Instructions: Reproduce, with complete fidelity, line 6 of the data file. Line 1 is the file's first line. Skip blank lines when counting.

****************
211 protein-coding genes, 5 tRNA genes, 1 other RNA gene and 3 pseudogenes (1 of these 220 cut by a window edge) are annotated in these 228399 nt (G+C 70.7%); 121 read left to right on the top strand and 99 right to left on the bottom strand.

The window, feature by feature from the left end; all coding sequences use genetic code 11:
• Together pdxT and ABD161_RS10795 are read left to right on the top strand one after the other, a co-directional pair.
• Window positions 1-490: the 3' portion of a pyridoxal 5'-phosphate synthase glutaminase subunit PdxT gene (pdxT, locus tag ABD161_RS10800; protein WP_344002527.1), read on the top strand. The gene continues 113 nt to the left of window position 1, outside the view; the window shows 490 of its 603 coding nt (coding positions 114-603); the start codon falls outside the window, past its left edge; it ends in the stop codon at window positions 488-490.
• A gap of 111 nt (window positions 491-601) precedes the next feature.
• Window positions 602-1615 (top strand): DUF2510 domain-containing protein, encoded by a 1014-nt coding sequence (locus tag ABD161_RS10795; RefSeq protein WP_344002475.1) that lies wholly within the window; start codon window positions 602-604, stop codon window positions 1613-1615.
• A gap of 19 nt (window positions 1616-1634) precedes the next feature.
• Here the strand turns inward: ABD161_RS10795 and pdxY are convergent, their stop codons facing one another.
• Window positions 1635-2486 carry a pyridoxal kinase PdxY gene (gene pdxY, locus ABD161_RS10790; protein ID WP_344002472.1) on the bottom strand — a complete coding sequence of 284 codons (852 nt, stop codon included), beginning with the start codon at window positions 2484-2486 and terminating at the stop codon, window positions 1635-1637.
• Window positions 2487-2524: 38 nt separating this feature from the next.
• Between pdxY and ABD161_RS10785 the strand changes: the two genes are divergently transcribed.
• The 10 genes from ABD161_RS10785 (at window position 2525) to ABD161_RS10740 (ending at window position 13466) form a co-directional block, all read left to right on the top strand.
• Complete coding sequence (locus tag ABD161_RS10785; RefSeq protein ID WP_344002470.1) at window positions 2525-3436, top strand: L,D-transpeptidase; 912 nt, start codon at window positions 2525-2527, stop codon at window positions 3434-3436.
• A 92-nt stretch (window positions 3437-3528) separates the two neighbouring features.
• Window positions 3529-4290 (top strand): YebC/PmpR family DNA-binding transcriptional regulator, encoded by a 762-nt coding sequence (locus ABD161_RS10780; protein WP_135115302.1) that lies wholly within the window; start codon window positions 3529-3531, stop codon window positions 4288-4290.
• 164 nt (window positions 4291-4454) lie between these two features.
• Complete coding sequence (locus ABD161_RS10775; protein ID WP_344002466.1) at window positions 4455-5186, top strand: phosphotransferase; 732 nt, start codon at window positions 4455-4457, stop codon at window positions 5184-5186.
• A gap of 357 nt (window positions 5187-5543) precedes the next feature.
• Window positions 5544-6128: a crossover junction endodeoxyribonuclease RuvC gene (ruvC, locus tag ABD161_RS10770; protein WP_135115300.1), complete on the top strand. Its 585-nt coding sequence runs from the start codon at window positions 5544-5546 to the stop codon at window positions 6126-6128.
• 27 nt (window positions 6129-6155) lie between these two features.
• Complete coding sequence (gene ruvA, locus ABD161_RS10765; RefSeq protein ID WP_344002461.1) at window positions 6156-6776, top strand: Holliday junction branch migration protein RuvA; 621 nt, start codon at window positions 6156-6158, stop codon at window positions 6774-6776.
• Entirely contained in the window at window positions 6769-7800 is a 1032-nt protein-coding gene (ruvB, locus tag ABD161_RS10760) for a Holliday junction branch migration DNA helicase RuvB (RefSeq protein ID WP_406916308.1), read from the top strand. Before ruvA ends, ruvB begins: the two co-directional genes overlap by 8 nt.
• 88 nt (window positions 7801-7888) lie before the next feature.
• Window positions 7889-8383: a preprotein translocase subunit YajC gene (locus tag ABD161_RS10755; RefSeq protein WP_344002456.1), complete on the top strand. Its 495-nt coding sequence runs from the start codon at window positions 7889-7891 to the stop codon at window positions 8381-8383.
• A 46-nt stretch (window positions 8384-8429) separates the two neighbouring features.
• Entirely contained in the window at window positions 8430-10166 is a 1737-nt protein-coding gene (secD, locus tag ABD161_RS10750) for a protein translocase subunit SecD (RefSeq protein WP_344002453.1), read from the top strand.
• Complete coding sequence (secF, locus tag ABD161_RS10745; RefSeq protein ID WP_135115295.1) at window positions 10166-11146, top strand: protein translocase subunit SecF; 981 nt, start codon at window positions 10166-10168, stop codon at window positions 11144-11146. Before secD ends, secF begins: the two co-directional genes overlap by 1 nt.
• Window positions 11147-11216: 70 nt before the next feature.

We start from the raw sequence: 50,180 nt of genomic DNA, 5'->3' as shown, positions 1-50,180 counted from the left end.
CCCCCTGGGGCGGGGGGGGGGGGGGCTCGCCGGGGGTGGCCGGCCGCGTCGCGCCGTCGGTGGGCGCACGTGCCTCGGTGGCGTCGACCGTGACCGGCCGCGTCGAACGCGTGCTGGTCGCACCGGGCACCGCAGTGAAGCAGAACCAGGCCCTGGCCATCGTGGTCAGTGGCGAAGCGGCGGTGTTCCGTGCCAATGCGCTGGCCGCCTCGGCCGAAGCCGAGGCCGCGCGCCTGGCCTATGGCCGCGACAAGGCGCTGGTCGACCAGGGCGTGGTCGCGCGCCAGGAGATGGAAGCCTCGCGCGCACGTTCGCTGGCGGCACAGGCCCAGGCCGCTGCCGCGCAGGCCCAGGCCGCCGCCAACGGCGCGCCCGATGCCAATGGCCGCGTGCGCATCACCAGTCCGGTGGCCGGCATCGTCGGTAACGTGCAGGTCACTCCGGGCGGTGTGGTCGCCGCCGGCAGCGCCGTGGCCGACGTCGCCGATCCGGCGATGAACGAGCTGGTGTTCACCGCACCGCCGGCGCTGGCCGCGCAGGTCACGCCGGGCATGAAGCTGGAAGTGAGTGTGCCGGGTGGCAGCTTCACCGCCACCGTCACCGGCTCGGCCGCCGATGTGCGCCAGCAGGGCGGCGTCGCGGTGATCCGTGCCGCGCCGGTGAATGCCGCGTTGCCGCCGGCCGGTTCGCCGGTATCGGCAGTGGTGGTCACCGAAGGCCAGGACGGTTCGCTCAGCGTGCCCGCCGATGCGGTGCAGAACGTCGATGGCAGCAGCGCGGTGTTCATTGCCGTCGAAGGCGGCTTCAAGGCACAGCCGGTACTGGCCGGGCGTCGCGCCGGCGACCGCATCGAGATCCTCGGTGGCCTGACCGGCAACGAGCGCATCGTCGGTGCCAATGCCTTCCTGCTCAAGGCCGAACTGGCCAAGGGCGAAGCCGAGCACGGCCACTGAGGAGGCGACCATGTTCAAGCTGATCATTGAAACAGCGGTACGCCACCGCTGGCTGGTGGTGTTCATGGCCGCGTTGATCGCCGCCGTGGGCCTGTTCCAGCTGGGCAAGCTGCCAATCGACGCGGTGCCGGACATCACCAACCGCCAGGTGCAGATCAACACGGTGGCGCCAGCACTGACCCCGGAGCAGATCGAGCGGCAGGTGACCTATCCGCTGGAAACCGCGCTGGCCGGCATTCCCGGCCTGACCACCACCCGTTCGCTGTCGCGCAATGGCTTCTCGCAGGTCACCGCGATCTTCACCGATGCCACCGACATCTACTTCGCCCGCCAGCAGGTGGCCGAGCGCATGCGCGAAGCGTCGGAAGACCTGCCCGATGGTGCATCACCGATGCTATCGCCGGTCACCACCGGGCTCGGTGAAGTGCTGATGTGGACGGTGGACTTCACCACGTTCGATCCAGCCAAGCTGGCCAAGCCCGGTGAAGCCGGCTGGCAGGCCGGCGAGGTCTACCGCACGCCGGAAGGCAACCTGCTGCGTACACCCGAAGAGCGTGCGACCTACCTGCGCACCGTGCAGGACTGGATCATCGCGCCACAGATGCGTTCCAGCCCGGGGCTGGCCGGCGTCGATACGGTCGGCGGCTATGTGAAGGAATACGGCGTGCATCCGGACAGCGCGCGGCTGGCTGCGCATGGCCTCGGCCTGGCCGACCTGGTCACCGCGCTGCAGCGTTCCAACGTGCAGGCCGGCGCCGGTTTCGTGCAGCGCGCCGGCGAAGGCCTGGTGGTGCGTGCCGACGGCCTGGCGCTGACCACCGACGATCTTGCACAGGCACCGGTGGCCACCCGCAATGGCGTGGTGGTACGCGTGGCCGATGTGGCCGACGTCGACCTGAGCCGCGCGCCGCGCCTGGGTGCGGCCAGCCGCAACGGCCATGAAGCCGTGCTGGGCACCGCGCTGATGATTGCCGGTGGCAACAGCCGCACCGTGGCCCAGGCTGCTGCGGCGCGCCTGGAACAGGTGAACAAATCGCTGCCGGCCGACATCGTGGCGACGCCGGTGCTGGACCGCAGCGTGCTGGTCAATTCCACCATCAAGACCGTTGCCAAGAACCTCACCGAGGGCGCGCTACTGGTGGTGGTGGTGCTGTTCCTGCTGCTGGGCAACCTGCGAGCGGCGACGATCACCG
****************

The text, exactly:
• Window positions 602-1615 (top strand): DUF2510 domain-containing protein, encoded by a 1014-nt coding sequence (locus tag ABD161_RS10795; RefSeq protein WP_344002475.1) that lies wholly within the window; start codon window positions 602-604, stop codon window positions 1613-1615.